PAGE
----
We wish we could tell you that hackers (computer hackers, that is) no longer exist, but unfortunately, these working men were more handy with trees than computers. Hackers were known as woodcutters and were axed due to technological advancements.

We assume a hobbler got its nickname in the mid-1800s from hobbling around and balancing on boat decks, but the real job was to tow river and canal boats. Similar deckhand positions still exist today, but they don’t go by hobblers.

Hush Shopkeeper
Sneaky hush shopkeepers got their name from keeping their liquor sales on the hush-hush during prohibition. Now, you can find a cocktail after a stressful day of work just about anywhere. Cheers!

In the early 1800s, ice cutting was the common task of hand-sawing individual ice blocks from lakes and rivers to help store cold food throughout the winter. Then refrigerators were invented and the heavy-lifting job chilled out.

Before the first mechanical alarm clock was invented in 1847, people hired knockeruppers to help shoot peas at their windows or tap the glass with long poles so they didn’t oversleep for work or during an afternoon snooze. Then the alarm was born, which we all now have a love-hate relationship with.

A lamplighter in the late 1800s and early 1900s was precisely that – someone employed to light street lamps. Only a small number still exist today as the majority of street lighting is now electric.

We all can relate to needing a little distraction at work. Well, lectors were the source of entertainment back in the ’20s. They read news and literature out loud to employees, almost like an adult bedtime story without the bedtime. Although some pastors and educators are called lectors today, this type of lector was dismissed for most-likely being too distracting at work.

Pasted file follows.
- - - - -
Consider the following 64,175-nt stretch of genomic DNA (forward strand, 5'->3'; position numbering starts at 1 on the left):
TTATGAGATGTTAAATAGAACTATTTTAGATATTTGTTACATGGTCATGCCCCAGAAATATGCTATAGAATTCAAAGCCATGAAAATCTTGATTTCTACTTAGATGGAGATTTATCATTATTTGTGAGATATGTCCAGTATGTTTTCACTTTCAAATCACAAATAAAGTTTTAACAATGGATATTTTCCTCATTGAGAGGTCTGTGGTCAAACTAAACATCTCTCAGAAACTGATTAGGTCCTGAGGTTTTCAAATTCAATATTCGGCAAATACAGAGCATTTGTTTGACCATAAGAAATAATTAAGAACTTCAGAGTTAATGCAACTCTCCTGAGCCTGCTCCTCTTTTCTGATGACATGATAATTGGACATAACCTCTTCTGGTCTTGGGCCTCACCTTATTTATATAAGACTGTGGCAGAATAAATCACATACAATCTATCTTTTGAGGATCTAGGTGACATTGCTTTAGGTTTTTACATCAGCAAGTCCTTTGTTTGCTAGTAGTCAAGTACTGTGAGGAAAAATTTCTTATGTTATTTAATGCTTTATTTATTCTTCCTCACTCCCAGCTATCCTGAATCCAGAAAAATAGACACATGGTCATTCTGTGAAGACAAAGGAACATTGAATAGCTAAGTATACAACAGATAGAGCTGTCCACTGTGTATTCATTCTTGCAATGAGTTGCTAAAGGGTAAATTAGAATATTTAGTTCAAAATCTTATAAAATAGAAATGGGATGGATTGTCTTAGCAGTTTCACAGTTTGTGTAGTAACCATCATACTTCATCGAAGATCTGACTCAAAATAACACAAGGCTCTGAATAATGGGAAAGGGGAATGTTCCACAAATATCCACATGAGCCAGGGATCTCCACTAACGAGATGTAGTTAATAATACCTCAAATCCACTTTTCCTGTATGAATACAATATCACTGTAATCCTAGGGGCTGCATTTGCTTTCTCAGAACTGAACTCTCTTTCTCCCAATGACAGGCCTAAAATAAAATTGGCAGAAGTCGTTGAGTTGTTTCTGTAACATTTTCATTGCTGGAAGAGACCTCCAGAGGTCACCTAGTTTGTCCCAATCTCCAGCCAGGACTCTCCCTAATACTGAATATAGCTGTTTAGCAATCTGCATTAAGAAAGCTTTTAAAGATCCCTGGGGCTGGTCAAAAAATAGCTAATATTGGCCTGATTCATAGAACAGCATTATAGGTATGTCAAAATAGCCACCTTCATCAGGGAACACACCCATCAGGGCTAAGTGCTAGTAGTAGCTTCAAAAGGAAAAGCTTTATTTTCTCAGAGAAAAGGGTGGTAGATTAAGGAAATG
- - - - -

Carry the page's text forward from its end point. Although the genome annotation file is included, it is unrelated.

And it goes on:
Leech Collector
In the 19th century, medicinal leeches were thought of as medical miracles that would suck toxic blood and disease from the body. The profession was stopped as even more disease began to spread, sucking the life out of the entire leech-collector operation.

Linotype Operator
Life without a backspace? We can’t even imagine, but former linotype operators definitely can. These highly skilled workers used the linotype, a hot metal typesetting system, to produce the daily newspaper in the late 1880s. Phototypesetting was created in the early 1960s and rapidly replaced all operator positions.

Log Drivers
No, this doesn’t just refer to the log ride at Six Flags. Up until the 1970s, log drivers helped move huge tree trunks from the forest to sawmills for construction purposes. The job didn’t make the cut as modern transportation progressed.

Ironically, “lungs” were people employed to fan the fire in alchemist shops, primarily from the 14th, 15th and 16th centuries. Due to all the toxic materials in the labs, the worker’s actual lungs became blackened, and the job was put to rest.

Every morning in the 1950s, like clockwork, the milkman would deliver bottles and jugs filled to the brim with milk. If you were lucky, sometimes he would even deliver other kitchen essentials like eggs and butter. With the rise of home refrigeration the milk stayed, but the profession expired.

Typically an occupation dominated by those in extreme poverty, mudlarks scavenged through river mud in search of valuable items that were resold to the public. In 1904 this job was viewed as unlawful and was frowned upon.

Necessary Women
Necessary women were, well, definitely necessary before the colonial period. These women were known to empty chamber pots filled with waste throughout the day. It wasn’t until the end of the colonial period that indoor bathrooms became commonplace, and the job was flushed down the toilet.

Phrenologists were considered ahead of the game because they were masters in “the only true science of mind,” or in other words, reading intelligence based on the shape of your head. This practice fizzled and eventually faded away in 1967.

During the Age of Sail, young men on warships who stuffed gunpowder in cannons were dubbed powdermonkeys. “Monkey” could’ve stemmed from monkeying around, but we’re not certain. As artillery innovation spurred, the powdermonkey position went kaboom!